We beg the favour of you to send Us an Account of the Prize mentioned in the inclosed Letter; that We may direct a distribution of the Produce, agreable to the resolutions of Congress.
Signed B. Franklin, Arthur Lee,John Adams.
Copy of Captain Jones's Letter to the Commissioners. [Enclosure.]
One of the Prizes taken last Winter by the Ranger, arrived at Bourdeaux, and was I understand sold by Messieurs S. and J. H. Dunlap [Delap]. On my return to Nantes from Paris, I wrote to that House requesting that the Captors Part of that Prize, might be immediately remitted to Mr. Williams of Nantes, so that a division might be made before the Departure of the Ranger. That House hath paid no Attention to my request, nor even condescended to answer my Letter.

Therefore to remove the Uneasiness of my Officers and Men, I beg the favour of you to give orders that the Captors Part may be forth with remitted,agreable to my first Intention &c.
We have had the honor of your Letters of June 18 and 19 referring to a former Letter respecting a Surgeons Bill, which We have received.
As to the Surgeons Bill, We leave with it wholly to you, to settle with him and allow him what you shall think just. The Account appears to Us to be too high, and We think with you, that the deduction you mention ought to be made.
We are obliged to you, Sir, for the Articles of Intelligence you have sent Us, and wish for further favours of that kind, and approve much of your Proposal of transmitting Intelligence to America by every Opportunity.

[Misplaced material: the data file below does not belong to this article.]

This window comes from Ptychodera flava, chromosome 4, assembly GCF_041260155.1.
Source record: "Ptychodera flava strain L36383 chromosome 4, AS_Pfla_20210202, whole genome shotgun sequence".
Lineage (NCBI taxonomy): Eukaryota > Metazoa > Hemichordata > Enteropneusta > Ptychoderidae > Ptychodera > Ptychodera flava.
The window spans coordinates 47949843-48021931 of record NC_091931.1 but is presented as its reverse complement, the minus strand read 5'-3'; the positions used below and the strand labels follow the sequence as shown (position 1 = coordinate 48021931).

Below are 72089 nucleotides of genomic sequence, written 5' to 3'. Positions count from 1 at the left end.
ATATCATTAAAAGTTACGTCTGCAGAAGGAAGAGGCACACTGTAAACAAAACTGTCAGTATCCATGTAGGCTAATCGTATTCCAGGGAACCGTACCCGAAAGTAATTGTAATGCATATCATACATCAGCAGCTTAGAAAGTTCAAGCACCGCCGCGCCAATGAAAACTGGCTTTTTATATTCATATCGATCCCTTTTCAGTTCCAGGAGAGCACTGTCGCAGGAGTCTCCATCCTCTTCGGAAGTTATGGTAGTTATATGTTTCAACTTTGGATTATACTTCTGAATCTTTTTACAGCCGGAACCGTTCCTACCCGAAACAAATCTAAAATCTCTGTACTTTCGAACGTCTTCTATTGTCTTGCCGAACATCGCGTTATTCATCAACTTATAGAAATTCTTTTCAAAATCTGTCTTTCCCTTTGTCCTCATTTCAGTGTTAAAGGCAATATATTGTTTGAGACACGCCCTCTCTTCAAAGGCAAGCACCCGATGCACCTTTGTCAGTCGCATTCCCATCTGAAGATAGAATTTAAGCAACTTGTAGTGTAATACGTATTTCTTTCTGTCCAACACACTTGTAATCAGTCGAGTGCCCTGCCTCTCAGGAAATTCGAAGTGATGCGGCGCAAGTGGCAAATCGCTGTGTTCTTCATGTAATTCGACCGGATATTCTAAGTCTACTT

The Whalemen and other Seamen you mention, We wish may be sent to Brest or to Nantes, to serve on board our Frigates, where they will find many of their Countrymen and Comrades. At Nantes or Brest they will find Mr. Schweighauser or his Agent, who will find them Employment immediately; unless they should be willing to engage with Mr. Amiel, which We should prefer.
Inclosed with this, you have a Commission, Instructions and a Bond. The Bond We wish you to see executed with the usual Formalities, and when executed transmit it to Us. The Commission and Instructions you will deliver to Mr. Amiel. We are, Sir your most humble Servants.
Signed B. Franklin, Arthur Lee,John Adams.
[to] Francis Coffin Esq.
This Mr. Coffin was a Friend and Correspondent of Mr. Chaumont and conducted our Affairs always, as far as I ever heard with Candour, Intelligence and Fidelity.

To His Excellency Mr. De Sartine


We have the Honor of inclosing to your Excellency a Protest, relative to one of our Vessells, which was made Prize of, by the English, when under the Protection of the French Coast. As they have always reclaimed the Prizes made by our Cruisers in such Circumstances, We hope your Excellency will think it just, that We should be indemnified out of their Effects in this Kingdom. We have the Honor to be &c.

B. Franklin, Arthur Lee, John Adams.

Cite web page as: John Adams autobiography, part 2, "Travels, and Negotiations," 1777-1778, sheet 31 of 37 [electronic edition]. Adams Family Papers: An Electronic Archive. Massachusetts Historical Society. http://www.masshist.org/digitaladams/
Original manuscript: Adams, John. John Adams autobiography, part 2, "Travels, and Negotiations," 1777-1778. Part 2 is comprised of 37 sheets and 7 insertions; 164 pages total. Original manuscript from the Adams Family Papers, Massachusetts Historical Society.
Source of transcription: Butterfield, L.H., ed. Diary and Autobiography of John Adams. Vol. 4 Cambridge, Mass.: Harvard University Press, 1961.